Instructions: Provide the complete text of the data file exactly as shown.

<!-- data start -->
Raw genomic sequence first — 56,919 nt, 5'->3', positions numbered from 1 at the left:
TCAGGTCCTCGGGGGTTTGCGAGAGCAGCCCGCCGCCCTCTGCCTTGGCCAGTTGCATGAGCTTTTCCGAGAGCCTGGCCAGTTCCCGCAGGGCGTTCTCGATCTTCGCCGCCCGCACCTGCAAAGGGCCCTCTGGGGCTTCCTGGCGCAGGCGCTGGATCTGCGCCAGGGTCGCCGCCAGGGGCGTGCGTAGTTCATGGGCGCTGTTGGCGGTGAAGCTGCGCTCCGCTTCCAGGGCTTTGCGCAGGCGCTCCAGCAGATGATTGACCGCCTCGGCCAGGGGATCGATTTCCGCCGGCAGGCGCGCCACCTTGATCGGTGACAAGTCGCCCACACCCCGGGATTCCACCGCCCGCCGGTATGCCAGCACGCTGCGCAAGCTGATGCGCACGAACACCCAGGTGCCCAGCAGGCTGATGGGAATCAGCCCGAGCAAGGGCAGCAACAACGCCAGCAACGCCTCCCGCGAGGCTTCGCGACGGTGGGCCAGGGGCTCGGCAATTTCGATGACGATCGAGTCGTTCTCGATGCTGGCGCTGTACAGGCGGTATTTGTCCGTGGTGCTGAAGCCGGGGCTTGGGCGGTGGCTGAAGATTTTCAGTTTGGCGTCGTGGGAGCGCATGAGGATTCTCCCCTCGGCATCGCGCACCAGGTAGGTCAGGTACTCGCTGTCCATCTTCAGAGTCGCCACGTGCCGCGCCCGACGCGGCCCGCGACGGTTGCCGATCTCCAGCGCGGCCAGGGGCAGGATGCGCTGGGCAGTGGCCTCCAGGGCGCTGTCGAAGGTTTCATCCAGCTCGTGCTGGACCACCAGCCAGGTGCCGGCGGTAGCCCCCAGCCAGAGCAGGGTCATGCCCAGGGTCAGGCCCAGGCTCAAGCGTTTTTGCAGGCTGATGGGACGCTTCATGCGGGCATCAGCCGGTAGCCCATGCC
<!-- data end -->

Raw genomic sequence first — 56,919 nt, 5'->3', positions numbered from 1 at the left:
TCAGGTCCTCGGGGGTTTGCGAGAGCAGCCCGCCGCCCTCTGCCTTGGCCAGTTGCATGAGCTTTTCCGAGAGCCTGGCCAGTTCCCGCAGGGCGTTCTCGATCTTCGCCGCCCGCACCTGCAAAGGGCCCTCTGGGGCTTCCTGGCGCAGGCGCTGGATCTGCGCCAGGGTCGCCGCCAGGGGCGTGCGTAGTTCATGGGCGCTGTTGGCGGTGAAGCTGCGCTCCGCTTCCAGGGCTTTGCGCAGGCGCTCCAGCAGATGATTGACCGCCTCGGCCAGGGGATCGATTTCCGCCGGCAGGCGCGCCACCTTGATCGGTGACAAGTCGCCCACACCCCGGGATTCCACCGCCCGCCGGTATGCCAGCACGCTGCGCAAGCTGATGCGCACGAACACCCAGGTGCCCAGCAGGCTGATGGGAATCAGCCCGAGCAAGGGCAGCAACAACGCCAGCAACGCCTCCCGCGAGGCTTCGCGACGGTGGGCCAGGGGCTCGGCAATTTCGATGACGATCGAGTCGTTCTCGATGCTGGCGCTGTACAGGCGGTATTTGTCCGTGGTGCTGAAGCCGGGGCTTGGGCGGTGGCTGAAGATTTTCAGTTTGGCGTCGTGGGAGCGCATGAGGATTCTCCCCTCGGCATCGCGCACCAGGTAGGTCAGGTACTCGCTGTCCATCTTCAGAGTCGCCACGTGCCGCGCCCGACGCGGCCCGCGACGGTTGCCGATCTCCAGCGCGGCCAGGGGCAGGATGCGCTGGGCAGTGGCCTCCAGGGCGCTGTCGAAGGTTTCATCCAGCTCGTGCTGGACCACCAGCCAGGTGCCGGCGGTAGCCCCCAGCCAGAGCAGGGTCATGCCCAGGGTCAGGCCCAGGCTCAAGCGTTTTTGCAGGCTGATGGGACGCTTCATGCGGGCATCAGCCGGTAGCCCATGCC